come walk with me as we make a spiritual journey together

Travel Across Spain with me on the Camino

I invite you to join me via this blog as I head to Spain to take a pilgrimage on the Camino Primitivo from Oviedo to Santiago de Compostela in Spain. Few people realize that there are twenty-six caminos or walking trails that lead to this famous holy site from all corners of Spain.

St. James the Great, also known as James, the son of Zebedee and brother of John, was one of Jesus’ twelve disciples. His name in Spanish is “Santiago.” He is the patron saint of Spain.

After Jesus had died, his eleven disciples, along with Matthias, who was elected to replace Judas, each set out in a different direction to spread the Christian faith and the astounding news that God had taken human form in Jesus, who had conquered death.

Thomas traveled to India. Peter carried the faith to Rome. John ventured to Greece and Turkey. James journeyed to Spain, where he evangelized and fell in love with the people. He returned to Judea and was beheaded by King Herod Agrippa in 44 A.D. His disciples remembered how he loved Spain, and so they transported his body back to Spain where they buried him in an unmarked grave.

Around 813 A.D. a Spanish monk named Pelayo was walking across a field when had a vision under a star-covered sky. He heard God inform him that Santiago (St. James) was buried under the stars where he was walking. The next day, Pelayo started excavating and discovered the bones of James. They were certified by the local bishop.

A church was built over the site where his relics or bones were stored. Soon, pilgrims came from across Spain and then from all over Europe to pray and request that James petition God on their behalf for miracles. In time, the small church was replaced by a larger church and finally by a cathedral, which is known as the Cathedral of Santiago de Compostela. Compostela means “field of stars.”

During the middle ages, the pilgrimage to Santiago was one of the three most important Christian pilgrimages in the world, along with the pilgrimage to Jerusalem and Rome. In time, however, it became all but forgotten. Starting around 1970, however, it became rediscovered and grew quickly in popularity.

Today, over 320,000 pilgrims walk part of the Camino de Santiago each year. Many walk for the adventure. Some walk to see a part of Europe on the cheap. Others relish being in nature. Some walk it to process an important decision that they must make or to reflect on a major loss in their life or as they make a transition into retirement or a new stage of life.

I estimate that only about one in twenty walks it as a true pilgrim in order to spend time with God in nature and medieval churches along the way and to pray, simplify one’s life, meet ordinary saints along the way, and escape the constant activity and noise that block out the still quiet voice of God.

I have found walking the Camino to be one of the most important parts of my spiritual life. This will be my sixth camino. I have walked the Camino Frances and the Camino del Norte, both which are over 500 miles and begin in France and immediately cross over the Spanish border and lead pilgrims across the north of Spain. I have also done the Camino Ingles, the Camino Finisterre and the Camino de Dos Faros, which is a rugged adventure on the coast of Galicia.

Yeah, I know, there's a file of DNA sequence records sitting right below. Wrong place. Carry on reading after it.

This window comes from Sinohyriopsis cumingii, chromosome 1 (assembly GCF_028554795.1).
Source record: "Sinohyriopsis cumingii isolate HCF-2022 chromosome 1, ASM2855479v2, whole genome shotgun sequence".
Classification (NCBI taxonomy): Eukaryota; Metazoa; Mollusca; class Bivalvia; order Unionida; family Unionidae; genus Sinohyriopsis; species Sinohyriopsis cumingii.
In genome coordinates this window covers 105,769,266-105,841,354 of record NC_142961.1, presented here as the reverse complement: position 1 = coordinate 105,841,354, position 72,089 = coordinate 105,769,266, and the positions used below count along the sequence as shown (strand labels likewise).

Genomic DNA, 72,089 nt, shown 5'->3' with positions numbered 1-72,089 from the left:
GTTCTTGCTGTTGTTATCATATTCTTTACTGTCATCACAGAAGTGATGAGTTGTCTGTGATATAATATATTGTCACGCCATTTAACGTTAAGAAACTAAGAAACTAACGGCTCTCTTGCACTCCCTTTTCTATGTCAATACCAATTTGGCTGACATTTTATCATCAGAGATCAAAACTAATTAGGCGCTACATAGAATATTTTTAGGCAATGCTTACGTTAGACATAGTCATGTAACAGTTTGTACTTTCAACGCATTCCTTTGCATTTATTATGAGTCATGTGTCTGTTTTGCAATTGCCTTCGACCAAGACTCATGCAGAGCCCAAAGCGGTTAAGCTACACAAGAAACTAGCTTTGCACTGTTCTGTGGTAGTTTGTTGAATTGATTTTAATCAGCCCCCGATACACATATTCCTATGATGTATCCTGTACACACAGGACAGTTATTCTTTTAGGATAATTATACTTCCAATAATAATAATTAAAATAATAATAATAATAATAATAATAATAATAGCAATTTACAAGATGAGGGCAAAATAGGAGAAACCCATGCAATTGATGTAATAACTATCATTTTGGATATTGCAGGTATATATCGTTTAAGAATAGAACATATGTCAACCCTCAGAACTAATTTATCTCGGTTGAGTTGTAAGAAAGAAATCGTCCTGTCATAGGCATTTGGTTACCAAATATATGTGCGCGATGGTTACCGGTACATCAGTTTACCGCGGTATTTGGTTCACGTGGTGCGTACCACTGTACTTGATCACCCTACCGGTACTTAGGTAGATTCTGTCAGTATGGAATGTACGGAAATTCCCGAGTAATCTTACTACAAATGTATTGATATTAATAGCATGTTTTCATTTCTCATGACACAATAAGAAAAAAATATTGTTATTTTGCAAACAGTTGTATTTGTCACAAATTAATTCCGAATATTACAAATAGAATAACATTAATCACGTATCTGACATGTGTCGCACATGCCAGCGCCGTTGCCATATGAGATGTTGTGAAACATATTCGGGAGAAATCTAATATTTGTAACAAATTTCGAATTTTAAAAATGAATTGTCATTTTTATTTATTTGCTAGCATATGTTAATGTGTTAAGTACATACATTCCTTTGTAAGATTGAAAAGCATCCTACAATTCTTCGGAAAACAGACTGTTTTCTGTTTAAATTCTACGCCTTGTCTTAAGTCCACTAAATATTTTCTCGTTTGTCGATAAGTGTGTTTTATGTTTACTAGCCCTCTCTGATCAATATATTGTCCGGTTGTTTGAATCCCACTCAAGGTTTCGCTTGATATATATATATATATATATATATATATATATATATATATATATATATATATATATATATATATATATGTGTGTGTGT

The Camino Primitivo, which I shall be walking, is the oldest, most difficult, and said to be the most beautiful of all the Spanish caminos. It is 321 kilometers (roughly 200 miles) across the Spanish mountains with almost no stretches of flat walking.

I invite you to join my by following my blog while I take this 17-day pilgrimage. The blog will begin by telling you a little about pilgrimages and how to prepare for them. On my first day in Spain, the Bishop Don Carlos Lopez, my dear friend who is the Bishop of the Reformed Episcopal Church of Spain, will meet me at the airport, and we will travel to the Monastery of El Paular, about an hour outside of Madrid. We love taking field trips together.

The following day, I will travel to Oviedo and enjoy a full day there before setting out on my journey. The journey will culminate back in Madrid, where I will be made an Honorary Canon of the Anglican Cathedral of the Redeemer (Catedral del Redentor) in Madrid.

If you really want to share the journey, I will be organizing a ten-day pilgrimage in May or June of 2022 to walk part of the Camino with members of Christ Church Greenwich. Please let Jean Tredinnick, my wonderful assistant, know if you are interested.

On this pilgrimage, we will plan on walking just five miles each morning and then stop for lunch. Those who wish to go onto the hotel or country inn at our next destination, will travel there by van. Those who wish to walk five more, can do so. We will then regroup for drinks and dinner. It will be a time to reflect on our faith, to learn about Christianity and Spain and enjoy the wonderful company of fellow pilgrims as we walk across sections of the Camino Frances.

So, come walk with me as we make a spiritual journey together.

With love and prayers,

Marek

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